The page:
Write_the_News_Logo.jpg


Topic: Stop!

Exclamation marks or points (!) are used when a writer wants to show strong feelings. Similar to using ALL CAPS when texting or messaging, exclamation points are like shouting when you speak. They are rarely used in newspapers because they are more appropriate for informal writing. It’s fine to use them when writing friendly e-mails, letters, texts, or tweets. When trying to use fewer words, it’s okay to rely on punctuation to express feeling.

But, in more formal writing, exclamation points may be a lazy way to describe emotion.

Writer F. Scott Fitzgerald said, “Cut out all these exclamation points. An exclamation point is like laughing at your own joke.”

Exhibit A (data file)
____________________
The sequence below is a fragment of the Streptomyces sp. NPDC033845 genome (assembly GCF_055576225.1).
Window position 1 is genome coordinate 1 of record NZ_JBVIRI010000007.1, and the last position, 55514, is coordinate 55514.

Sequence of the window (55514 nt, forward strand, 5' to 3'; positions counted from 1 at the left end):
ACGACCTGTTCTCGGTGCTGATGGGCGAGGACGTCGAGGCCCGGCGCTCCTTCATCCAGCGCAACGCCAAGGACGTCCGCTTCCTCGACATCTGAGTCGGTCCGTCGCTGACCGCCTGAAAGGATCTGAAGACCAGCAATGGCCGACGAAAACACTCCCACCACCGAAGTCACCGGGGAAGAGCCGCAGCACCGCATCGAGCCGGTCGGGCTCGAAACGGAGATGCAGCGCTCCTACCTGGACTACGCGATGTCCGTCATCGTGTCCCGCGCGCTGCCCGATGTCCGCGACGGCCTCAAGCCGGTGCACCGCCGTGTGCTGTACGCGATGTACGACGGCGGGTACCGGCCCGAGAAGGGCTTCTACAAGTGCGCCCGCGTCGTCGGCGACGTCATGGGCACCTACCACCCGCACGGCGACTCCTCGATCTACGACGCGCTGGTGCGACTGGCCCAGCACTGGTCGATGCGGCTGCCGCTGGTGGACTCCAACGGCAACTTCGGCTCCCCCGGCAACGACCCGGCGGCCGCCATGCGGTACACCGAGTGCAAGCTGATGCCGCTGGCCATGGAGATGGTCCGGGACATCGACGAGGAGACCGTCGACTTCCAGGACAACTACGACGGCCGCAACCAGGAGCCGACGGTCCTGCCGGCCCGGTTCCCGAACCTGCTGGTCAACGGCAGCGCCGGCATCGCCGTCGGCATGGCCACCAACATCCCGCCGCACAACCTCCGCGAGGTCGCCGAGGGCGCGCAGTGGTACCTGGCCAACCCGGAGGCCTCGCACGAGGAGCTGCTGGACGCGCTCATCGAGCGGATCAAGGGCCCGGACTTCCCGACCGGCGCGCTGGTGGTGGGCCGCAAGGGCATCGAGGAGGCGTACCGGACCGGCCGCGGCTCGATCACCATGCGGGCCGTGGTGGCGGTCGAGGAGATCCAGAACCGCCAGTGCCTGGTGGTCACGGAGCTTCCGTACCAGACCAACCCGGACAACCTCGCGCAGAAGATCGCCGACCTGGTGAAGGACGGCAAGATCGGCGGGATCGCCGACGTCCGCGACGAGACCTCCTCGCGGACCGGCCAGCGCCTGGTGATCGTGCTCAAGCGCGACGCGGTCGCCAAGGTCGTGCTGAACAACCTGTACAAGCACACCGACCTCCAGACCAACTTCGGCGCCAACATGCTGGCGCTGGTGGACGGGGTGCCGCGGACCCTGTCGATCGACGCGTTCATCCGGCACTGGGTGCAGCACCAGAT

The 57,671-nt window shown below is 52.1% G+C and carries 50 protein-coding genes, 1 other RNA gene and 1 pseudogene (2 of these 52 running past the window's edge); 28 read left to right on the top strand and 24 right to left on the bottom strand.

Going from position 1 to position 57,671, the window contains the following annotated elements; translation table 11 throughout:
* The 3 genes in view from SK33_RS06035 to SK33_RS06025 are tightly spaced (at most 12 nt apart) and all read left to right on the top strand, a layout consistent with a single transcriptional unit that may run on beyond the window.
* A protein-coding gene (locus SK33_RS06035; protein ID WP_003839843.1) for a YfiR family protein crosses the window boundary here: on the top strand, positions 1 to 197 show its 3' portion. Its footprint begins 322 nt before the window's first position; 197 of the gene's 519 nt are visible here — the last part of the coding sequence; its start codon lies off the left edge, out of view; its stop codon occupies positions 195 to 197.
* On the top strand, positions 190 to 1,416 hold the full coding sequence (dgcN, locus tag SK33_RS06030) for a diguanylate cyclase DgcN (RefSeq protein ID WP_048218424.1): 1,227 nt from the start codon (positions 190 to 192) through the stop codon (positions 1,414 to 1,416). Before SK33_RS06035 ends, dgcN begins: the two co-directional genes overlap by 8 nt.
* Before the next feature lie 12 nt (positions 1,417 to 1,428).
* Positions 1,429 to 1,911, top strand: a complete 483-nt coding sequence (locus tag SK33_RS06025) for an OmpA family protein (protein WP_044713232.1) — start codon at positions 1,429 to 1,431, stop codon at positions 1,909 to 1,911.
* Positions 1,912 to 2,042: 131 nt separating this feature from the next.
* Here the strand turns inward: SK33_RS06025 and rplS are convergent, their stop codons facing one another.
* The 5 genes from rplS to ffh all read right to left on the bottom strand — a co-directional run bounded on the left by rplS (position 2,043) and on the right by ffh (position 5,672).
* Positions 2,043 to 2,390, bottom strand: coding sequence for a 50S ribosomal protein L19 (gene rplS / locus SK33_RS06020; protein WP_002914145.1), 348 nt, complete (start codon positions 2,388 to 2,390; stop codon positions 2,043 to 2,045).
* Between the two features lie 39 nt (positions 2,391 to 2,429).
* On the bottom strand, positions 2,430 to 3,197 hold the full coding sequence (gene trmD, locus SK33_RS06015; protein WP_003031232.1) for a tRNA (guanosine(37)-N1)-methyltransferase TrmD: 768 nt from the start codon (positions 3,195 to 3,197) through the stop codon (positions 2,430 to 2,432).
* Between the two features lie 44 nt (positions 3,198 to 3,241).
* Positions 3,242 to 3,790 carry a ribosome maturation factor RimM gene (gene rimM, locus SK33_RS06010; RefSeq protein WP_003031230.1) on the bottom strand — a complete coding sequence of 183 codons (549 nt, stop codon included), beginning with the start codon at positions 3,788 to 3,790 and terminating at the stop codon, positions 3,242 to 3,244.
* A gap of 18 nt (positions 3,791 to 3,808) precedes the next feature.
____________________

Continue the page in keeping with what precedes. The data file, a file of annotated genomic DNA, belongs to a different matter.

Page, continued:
Author Elmore Leonard wrote, “You are allowed no more than two or three per 100,000 words of prose.” That means about one per novel.

Why were these talented writers so down on this punctuation mark? Perhaps it is because they knew that good writers “show” rather than “tell.” They use words to convey meaning rather than count on the punctuation to do the job. And overuse of the exclamation mark cuts down on its meaning and its impact.

Look carefully to see if you can find any exclamation marks in today’s newspaper. If you find one, see if you can figure out why it was used.

Rewrite each of these sentences, replacing the exclamation marks with words that convey the meaning intended. Use “muscular” language with strong verbs and nouns.
I was rejected from the college I wanted to attend!
Don’t use too many exclamation points!!
There was an accident!














Common Core Standard: Produce clear and coherent writing in which the development and organization are appropriate
to task, purpose, and audience



Copyright Hot Topics Hot Serials. No portions may be distributed digitally without permission.